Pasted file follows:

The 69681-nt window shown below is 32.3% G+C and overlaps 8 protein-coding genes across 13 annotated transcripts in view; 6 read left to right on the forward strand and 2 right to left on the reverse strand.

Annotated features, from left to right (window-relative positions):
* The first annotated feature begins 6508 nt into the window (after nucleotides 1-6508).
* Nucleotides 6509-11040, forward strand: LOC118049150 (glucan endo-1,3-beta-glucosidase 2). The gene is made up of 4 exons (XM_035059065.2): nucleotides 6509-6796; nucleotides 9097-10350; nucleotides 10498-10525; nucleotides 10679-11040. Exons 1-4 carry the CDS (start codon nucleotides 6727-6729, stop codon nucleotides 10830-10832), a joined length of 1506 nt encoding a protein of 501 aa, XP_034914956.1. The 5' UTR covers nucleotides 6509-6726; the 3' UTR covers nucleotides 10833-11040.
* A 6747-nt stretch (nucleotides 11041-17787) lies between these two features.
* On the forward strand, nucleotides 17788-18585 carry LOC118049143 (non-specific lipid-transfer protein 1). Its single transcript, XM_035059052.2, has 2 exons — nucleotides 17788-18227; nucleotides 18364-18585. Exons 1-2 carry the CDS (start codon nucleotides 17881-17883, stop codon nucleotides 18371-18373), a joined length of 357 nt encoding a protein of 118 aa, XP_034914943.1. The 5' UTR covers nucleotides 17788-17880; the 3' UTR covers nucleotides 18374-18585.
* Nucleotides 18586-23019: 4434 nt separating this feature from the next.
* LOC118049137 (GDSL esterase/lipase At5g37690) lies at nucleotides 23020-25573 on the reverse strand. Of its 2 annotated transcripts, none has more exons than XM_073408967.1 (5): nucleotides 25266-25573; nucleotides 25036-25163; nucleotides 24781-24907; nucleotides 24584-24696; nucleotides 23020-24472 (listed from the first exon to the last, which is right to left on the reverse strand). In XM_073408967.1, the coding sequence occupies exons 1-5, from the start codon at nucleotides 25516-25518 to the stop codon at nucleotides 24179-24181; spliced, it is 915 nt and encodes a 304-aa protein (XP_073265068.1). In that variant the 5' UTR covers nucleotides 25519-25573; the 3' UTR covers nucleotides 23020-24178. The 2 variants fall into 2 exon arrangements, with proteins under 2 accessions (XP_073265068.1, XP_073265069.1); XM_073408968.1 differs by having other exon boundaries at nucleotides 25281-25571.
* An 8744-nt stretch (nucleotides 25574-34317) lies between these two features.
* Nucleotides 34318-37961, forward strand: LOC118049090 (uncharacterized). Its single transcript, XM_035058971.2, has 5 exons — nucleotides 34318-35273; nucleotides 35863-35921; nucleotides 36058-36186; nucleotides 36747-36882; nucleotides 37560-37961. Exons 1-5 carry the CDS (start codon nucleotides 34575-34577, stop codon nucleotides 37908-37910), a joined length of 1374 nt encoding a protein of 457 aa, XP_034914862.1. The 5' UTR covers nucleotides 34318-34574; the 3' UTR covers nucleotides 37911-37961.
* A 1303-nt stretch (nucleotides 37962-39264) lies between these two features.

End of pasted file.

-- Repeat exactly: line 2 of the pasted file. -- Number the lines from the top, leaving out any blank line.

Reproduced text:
Annotated features, from left to right (window-relative positions):